The Sunday afternoon session gave a fascinating insight into the views of the four panelists on a variety of subjects, from Brexit to Artificial Intelligence (AI).
Who’s for a fixed link?
A member of the audience asked the panel whether their travel across the Solent had influenced their views on a fixed link to the mainland and what effect it could have on the economy, education and NHS.
Bob Seely was the first to respond, stating categorically that he is against it because, “it’s just not going to happen”.
He said a fixed link would cost in the region of £3bn and “we don’t have money”.
Fixed Link “not a panacea of all”
Bob went on to ask, “Do we want to entirely change the Island?” adding that a fixed link would not be “panacea of all”.
The MP finished by saying there are a number of other projects he’s working on to improve the Island and that he’d prefer to spend his time on helping those happen, rather than “this airy fairy” idea.
Journalist, Polly Toynbee, explained that as she was born on the Island (but left when she was three years old), she understands the subject is a ‘great divider’. She went on to say that if “the country makes the error of leaving Europe”, perhaps Islanders will want to declare independence for the Isle of Wight.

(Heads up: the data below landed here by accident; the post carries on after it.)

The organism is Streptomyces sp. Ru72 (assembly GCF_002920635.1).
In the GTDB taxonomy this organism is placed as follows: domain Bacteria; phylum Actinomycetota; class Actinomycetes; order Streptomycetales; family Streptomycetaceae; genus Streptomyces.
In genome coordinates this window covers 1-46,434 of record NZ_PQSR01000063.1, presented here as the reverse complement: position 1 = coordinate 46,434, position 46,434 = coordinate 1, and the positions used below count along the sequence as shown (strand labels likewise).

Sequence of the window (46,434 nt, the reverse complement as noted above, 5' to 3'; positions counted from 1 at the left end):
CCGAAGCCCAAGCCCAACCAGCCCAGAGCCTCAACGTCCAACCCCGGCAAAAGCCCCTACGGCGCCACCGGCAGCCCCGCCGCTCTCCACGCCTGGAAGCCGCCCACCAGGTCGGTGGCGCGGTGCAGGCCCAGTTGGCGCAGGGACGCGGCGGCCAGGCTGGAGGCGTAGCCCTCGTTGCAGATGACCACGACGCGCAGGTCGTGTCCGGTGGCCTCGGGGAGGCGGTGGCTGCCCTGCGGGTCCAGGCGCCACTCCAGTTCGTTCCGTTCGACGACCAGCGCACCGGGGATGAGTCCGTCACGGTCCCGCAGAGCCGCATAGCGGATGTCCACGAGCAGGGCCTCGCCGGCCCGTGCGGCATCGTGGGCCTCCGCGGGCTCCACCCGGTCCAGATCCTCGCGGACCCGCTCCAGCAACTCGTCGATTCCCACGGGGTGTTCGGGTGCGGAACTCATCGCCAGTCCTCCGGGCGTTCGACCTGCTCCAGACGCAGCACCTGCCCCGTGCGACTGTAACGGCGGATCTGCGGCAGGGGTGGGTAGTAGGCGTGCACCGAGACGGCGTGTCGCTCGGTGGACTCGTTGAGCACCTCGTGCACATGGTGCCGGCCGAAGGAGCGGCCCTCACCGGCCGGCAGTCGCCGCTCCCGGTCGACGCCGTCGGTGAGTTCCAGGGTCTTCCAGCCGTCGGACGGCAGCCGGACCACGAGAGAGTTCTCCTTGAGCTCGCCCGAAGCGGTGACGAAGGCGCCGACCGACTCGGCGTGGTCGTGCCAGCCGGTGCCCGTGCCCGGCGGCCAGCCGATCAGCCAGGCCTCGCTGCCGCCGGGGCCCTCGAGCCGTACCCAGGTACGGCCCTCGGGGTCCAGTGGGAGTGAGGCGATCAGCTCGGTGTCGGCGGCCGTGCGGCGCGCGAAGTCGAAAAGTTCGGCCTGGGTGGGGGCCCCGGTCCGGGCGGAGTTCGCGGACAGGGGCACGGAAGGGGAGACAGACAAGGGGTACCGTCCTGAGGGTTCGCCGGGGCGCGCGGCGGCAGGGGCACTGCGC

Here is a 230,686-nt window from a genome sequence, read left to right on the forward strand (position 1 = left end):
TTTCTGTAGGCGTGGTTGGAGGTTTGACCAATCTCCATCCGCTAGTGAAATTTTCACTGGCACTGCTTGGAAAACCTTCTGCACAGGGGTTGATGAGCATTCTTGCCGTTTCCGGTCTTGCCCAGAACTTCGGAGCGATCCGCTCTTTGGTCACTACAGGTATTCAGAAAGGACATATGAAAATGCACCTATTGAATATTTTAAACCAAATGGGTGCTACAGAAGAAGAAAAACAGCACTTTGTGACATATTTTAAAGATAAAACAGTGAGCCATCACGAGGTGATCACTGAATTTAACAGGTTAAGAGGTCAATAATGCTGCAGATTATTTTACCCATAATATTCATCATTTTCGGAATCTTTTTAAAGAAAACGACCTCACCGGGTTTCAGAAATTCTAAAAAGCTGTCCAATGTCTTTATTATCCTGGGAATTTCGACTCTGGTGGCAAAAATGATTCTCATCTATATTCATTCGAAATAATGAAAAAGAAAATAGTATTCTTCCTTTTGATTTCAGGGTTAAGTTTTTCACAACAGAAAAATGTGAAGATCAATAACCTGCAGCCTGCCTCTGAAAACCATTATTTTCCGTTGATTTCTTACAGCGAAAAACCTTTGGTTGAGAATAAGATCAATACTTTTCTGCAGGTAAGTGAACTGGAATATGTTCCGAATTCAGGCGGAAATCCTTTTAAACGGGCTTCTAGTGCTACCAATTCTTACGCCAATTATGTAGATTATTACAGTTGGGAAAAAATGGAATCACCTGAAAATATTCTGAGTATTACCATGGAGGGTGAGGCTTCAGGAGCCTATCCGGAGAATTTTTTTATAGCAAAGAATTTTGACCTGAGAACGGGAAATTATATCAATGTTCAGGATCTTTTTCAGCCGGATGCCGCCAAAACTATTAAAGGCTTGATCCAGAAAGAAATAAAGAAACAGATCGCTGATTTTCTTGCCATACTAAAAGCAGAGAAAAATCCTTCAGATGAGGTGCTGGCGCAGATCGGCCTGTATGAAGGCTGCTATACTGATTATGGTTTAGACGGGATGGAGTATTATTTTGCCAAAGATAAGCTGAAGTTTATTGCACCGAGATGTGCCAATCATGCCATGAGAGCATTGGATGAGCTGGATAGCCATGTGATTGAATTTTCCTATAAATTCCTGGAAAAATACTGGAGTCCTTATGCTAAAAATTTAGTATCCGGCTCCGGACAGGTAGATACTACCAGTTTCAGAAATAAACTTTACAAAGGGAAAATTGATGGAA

Former leader of the Conservative Party, Michael Howard, explained he couldn’t add to what Bob had already said, but pointed out that Red Funnel were the headline sponsor of the Literary Festival – which after a moment of reflection, raised a few chuckles from the audience.
Journalist, David Walker, briefly stated that his travel from Southampton “was a pleasant experience”.
BBC Tweeting there too
OnTheWight weren’t the only media in the room. The BBC’s Jessica Parker was also there
— Jessica Parker (@MarkerJParker) October 15, 2017